It is this sharing of skills and knowledge that would get this small, newly merged tribe, to shelter, and the storage of food, and minimal agriculture, and fishing, and to point where these humans have overcome nature and adapted to its own end. To a point where these humans have left the ‘state of nature’, and entered into a ‘state of society’; however minimal that ‘state of society’ is.

Here is where we can say, and see, that God is not a necessary reason for us to be ‘good’. For at no point in the argument has mention been made of the beliefs of these two newly merged tribes. One could argue here of course that God was the necessary component to merging these two tribes together, and this is a valid point to raise. However, the same could be achieved by two tribes believing in different gods, so long as those two tribes agreed to communicate, and co-operate, and to live in peace with each other, and to help each other out, and to share skills and resources. So God need not be a necessary part of why we should be ‘good’, it need only be a contributing factor. The necessary component is the agreement of the sharing of skills, knowledge and resources, and of peace, communication, and co-operation. The necessary component can be summed up as ‘the well being of ourselves and others’.

It may seem strange to some that our own well being and happiness is intertwined with not only others, but that of our community, and our society, and our country, and the world. For we as atheists are often confronted with questions like ‘if there’s no God then why not rob and steal and rape and kill?’ To which we can think a few things. That the person has been taught to think like this, and hasn’t really thought of their position too well and too critically. That the person does not care about their own well being and should be helped. Or that the person is not someone who should be among society. However, it is still something that needs to be addressed in order to confront criticisms.

For criticisms like that we need only think of how many social interactions we make each day, and how many people we rely on, in order to have what we have today. Think not only of those close to us that we rely on, but think at a community level, a society wide level, a country wide, and even a worldwide level, in order to have the things we have. Think back to the mention of the sharing of skills, and how we need to co-operate in order to have these sharing of skills. If everybody did these things, then the people that are relied on at the wider level may not exist to support the infrastructure. Think of what may happen in the society we have today if suddenly all those who run the nuclear power plants were killed. Or all the nurses, or all the doctors, or all the police. Now think of what it would be like if all those close to you were killed. Or raped. Or robbed. Now think of what it would be like if all of these things happened to you.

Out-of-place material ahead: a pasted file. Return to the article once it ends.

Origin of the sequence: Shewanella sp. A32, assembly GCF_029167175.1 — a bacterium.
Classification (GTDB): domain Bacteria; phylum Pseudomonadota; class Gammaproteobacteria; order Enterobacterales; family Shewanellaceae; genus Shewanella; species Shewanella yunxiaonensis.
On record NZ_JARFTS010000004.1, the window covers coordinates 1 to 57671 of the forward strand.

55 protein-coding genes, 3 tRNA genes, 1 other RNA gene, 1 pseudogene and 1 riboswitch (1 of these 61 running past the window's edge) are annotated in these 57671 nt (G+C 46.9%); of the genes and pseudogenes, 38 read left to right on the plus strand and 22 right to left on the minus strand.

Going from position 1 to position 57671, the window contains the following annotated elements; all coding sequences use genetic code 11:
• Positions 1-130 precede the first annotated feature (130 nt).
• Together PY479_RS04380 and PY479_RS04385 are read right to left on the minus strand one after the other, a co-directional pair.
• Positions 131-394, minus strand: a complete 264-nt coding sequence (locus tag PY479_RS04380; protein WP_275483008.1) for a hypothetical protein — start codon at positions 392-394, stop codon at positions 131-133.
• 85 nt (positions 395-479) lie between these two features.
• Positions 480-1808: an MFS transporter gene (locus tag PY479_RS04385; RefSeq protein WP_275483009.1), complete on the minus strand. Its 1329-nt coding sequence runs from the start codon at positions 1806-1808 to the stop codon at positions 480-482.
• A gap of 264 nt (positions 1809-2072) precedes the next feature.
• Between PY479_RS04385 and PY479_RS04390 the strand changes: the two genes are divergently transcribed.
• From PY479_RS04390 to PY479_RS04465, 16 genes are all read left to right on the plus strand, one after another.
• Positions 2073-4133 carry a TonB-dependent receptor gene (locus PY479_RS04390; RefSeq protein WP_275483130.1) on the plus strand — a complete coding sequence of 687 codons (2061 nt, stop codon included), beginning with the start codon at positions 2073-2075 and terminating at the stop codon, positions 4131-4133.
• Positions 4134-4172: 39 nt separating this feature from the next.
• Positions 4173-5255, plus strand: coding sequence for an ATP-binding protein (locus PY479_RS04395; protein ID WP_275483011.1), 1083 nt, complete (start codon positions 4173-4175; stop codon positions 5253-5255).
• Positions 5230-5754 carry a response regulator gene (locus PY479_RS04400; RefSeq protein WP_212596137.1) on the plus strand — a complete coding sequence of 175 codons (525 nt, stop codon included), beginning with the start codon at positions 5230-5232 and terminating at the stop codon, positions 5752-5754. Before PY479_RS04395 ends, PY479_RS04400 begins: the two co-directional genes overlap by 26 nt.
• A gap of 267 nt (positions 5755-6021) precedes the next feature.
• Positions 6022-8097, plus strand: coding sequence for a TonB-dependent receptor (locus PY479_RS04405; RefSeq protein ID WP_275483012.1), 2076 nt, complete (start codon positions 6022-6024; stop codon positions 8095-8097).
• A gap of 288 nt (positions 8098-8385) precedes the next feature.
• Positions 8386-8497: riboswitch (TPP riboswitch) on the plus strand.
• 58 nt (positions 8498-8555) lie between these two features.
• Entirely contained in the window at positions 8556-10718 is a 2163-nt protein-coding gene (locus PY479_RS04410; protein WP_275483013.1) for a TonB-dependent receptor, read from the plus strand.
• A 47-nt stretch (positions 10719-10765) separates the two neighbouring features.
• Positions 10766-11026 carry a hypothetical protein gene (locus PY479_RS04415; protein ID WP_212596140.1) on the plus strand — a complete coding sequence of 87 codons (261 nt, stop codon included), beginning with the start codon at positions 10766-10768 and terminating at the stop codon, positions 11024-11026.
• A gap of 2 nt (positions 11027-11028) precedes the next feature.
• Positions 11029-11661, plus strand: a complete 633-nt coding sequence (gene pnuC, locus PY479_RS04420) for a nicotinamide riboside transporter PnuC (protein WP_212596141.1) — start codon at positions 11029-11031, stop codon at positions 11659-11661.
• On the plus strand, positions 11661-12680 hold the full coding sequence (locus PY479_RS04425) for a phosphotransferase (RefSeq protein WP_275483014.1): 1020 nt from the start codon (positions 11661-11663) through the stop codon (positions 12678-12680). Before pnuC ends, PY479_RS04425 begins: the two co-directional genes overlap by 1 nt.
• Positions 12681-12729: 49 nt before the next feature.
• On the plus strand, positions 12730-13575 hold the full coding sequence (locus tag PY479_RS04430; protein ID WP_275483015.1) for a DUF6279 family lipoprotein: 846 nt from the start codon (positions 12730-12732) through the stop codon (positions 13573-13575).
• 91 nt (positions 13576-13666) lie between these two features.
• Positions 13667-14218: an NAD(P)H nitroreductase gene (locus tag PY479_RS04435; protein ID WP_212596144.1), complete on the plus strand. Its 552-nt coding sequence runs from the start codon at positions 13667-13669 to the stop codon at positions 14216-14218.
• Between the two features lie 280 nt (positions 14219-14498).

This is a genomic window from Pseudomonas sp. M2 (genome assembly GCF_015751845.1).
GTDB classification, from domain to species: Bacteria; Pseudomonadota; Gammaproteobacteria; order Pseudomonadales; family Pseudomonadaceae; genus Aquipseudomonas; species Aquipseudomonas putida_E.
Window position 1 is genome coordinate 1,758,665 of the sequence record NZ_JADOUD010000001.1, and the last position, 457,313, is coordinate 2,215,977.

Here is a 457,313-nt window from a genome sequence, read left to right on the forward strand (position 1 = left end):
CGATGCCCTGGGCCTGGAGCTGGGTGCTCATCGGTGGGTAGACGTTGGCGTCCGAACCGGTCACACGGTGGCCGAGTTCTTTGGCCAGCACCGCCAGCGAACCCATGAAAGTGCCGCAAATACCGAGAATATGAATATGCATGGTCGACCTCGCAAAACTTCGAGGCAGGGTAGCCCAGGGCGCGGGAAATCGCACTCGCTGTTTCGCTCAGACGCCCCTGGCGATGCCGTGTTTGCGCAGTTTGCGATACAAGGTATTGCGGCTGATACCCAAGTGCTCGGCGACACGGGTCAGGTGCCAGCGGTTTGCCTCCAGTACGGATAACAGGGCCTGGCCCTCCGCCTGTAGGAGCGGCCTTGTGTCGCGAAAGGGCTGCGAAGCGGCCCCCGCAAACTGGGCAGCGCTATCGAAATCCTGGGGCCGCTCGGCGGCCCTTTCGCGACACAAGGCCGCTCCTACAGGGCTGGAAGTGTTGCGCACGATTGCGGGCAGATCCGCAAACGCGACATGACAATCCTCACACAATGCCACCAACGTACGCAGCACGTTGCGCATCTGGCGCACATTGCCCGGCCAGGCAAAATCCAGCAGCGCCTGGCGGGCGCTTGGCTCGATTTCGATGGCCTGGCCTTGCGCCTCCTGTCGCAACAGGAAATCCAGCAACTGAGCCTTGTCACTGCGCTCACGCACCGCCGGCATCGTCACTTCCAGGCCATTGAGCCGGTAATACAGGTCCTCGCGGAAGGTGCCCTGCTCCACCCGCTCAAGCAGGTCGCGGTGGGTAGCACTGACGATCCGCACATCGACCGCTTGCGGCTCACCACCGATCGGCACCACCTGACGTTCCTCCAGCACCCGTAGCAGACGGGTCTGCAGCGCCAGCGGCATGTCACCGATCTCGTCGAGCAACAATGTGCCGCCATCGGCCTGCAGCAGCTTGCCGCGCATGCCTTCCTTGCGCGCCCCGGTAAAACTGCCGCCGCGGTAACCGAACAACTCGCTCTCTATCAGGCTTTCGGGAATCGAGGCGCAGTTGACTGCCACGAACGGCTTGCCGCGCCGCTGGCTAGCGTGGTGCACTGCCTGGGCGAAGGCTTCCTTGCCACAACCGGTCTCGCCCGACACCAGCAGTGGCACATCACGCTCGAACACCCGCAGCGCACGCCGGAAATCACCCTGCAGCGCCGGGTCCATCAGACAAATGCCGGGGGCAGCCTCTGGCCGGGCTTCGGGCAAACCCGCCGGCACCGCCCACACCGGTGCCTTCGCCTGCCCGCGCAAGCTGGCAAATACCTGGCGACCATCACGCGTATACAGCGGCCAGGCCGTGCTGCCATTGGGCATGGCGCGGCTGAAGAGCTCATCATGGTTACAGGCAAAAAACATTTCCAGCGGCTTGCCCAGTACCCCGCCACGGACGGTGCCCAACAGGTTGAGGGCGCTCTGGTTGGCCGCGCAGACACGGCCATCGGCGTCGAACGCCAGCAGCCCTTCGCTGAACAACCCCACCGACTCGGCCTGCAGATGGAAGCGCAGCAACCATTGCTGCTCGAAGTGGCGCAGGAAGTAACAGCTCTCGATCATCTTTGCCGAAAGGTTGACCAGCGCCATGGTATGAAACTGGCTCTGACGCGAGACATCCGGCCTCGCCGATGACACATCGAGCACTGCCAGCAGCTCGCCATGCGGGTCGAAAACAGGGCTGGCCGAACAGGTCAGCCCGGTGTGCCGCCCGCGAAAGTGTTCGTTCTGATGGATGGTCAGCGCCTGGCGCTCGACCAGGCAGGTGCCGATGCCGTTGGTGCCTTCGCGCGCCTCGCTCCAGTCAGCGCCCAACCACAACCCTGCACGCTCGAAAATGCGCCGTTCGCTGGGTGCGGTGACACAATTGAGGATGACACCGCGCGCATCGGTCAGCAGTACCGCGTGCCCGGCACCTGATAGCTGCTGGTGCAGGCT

If everybody agreed that these things were acceptable, then we would soon be returned to a state of nature. We would lose everything we have gained today. In fact, the further we go ahead, the more we stand to lose if we all agree to just do whatever we want, and disregard each other’s well being. You lose by causing another to lose, you gain by helping another to gain. There will always be those who decide to go against this of course, and these people should in some way be removed from society, and have the benefits of society stripped away from them to a certain extent.

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About Dave Rowlands

As my username suggests, my name is Dave. I am a life long atheist, having never been convinced by the arguments for God, or the arguments for various religions. I do enjoy a good discussion about the concept of God with someone capable of more than simply preaching, though find discussion with presuppositionalists to be somewhat tedious due to the way presuppers behave. I study Philosophy and Psychology, though my heart lies more in Philosophy than it does Psychology. It is due to being a fan of Philosophy that I enjoy discussions about the God concept. I am a big fan of the Socratic Method when it comes to discussion, and feel that more atheists should be adopting this method when in discussion with believers. Though I spend much of my time studying I also enjoy writing my thoughts, reading various philosophers, and discussing various topics in the Debate Faith group that can be found on Facebook of which I am an admin of. Feel free to ask me any questions, I will usually respond to those who can hold a conversation! For those that have taken the time to read my work, I thank you, and am very grateful that you have given me a slice of your time.

One Response to If there’s no God, why be good?

  1. Empathy and the evolution of morals which support and sustain the survival of the group. If you need a book to tell you how to be good or moral then you are the person lacking.